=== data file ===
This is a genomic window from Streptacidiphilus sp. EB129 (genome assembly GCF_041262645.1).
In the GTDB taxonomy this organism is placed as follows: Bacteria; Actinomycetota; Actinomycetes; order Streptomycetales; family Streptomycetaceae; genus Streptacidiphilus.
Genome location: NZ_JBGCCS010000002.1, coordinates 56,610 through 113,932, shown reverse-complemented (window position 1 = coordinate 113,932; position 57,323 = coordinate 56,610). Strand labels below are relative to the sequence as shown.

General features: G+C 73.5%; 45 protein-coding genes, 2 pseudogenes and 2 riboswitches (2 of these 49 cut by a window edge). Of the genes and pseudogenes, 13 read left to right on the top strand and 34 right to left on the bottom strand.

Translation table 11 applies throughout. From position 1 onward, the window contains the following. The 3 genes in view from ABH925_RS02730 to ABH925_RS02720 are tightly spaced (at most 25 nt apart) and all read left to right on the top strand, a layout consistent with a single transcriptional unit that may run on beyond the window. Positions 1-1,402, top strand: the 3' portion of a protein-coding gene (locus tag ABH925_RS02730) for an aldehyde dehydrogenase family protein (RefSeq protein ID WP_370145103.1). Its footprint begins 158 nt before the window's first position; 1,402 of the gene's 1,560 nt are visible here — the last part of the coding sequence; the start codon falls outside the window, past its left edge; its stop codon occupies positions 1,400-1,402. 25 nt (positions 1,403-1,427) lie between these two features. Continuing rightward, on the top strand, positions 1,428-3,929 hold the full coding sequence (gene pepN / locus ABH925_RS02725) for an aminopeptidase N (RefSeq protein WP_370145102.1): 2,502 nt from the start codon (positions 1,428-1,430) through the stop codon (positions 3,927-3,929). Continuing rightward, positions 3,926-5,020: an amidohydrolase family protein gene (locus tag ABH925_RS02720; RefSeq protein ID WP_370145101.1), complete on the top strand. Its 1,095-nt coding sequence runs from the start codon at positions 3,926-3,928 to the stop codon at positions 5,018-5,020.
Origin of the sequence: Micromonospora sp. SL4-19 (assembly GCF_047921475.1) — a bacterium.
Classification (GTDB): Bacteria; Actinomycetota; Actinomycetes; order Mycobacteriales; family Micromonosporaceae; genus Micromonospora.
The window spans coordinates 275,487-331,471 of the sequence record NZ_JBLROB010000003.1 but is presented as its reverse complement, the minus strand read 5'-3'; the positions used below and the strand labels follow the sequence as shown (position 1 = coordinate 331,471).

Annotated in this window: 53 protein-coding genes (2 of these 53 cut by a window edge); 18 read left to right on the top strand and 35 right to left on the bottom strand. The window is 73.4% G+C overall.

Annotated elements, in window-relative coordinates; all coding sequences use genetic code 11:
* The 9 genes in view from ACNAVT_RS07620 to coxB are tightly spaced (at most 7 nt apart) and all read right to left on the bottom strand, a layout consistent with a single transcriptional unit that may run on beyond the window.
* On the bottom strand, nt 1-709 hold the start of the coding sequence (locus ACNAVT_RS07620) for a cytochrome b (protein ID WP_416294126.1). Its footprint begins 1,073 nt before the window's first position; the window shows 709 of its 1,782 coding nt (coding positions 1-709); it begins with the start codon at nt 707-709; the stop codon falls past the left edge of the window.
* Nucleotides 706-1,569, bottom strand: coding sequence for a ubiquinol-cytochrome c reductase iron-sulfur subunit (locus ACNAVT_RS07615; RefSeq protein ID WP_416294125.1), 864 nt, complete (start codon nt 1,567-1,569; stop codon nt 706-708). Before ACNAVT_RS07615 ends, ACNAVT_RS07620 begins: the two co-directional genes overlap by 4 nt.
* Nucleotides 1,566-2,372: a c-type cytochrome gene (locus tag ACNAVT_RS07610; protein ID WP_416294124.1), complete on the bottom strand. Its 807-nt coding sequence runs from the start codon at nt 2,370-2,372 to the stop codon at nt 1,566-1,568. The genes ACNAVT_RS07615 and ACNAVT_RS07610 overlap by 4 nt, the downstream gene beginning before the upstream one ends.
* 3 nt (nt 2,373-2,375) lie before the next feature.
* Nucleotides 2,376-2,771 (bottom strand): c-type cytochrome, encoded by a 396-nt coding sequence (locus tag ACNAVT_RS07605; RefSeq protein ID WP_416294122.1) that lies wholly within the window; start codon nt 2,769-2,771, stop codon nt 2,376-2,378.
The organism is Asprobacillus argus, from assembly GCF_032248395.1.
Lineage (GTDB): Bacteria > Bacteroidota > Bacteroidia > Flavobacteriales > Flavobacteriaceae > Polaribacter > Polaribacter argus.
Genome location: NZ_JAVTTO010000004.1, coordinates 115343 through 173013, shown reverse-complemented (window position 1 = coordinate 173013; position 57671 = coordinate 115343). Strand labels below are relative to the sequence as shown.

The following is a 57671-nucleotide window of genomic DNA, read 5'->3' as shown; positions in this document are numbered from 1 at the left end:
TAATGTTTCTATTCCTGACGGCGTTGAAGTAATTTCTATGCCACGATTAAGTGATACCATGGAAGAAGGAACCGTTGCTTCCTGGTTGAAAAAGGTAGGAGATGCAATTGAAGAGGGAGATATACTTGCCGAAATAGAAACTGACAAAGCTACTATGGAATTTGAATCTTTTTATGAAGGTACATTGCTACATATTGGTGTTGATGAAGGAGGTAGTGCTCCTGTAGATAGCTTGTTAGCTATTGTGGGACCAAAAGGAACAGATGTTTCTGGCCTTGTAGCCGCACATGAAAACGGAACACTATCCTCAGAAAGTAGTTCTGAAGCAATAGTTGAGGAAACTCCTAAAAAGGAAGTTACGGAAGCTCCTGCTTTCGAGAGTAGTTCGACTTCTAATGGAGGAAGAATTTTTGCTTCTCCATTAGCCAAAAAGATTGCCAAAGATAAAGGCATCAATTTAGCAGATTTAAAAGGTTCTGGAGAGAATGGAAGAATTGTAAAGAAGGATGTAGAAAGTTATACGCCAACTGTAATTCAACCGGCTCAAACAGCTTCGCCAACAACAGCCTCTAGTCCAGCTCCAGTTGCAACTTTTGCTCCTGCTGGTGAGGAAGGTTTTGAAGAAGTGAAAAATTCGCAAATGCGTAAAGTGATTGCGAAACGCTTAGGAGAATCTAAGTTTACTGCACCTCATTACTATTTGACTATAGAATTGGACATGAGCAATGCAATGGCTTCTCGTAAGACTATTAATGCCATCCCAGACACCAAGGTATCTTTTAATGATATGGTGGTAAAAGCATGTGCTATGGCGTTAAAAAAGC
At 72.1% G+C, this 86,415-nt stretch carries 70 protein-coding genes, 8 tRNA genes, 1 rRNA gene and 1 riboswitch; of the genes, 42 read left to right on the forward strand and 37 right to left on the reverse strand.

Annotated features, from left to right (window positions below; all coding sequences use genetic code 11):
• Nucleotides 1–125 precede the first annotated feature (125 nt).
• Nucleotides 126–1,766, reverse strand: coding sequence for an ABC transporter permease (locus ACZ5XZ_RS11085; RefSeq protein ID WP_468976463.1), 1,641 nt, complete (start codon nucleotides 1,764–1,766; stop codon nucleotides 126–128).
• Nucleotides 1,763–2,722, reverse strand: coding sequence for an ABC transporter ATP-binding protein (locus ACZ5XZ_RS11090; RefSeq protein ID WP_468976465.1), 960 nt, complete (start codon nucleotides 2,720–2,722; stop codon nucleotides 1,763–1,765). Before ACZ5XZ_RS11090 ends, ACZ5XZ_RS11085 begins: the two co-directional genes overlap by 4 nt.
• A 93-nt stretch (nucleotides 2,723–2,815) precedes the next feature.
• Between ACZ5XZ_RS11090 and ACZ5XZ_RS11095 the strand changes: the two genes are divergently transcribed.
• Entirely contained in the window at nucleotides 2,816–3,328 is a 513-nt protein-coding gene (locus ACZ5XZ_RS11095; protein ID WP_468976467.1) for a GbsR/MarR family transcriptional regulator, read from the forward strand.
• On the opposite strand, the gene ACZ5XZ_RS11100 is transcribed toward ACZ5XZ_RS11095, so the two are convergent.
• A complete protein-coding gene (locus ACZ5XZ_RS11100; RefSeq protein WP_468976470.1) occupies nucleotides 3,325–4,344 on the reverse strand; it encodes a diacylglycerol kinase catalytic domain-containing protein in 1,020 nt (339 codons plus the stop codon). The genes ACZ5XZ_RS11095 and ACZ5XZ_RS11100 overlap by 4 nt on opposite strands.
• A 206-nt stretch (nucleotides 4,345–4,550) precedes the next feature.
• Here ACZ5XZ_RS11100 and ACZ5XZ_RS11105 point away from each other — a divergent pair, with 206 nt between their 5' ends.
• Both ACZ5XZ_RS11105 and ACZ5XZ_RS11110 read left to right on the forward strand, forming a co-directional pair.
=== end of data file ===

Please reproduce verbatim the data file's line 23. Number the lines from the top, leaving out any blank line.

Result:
Annotated features, from left to right (window positions below; all coding sequences use genetic code 11):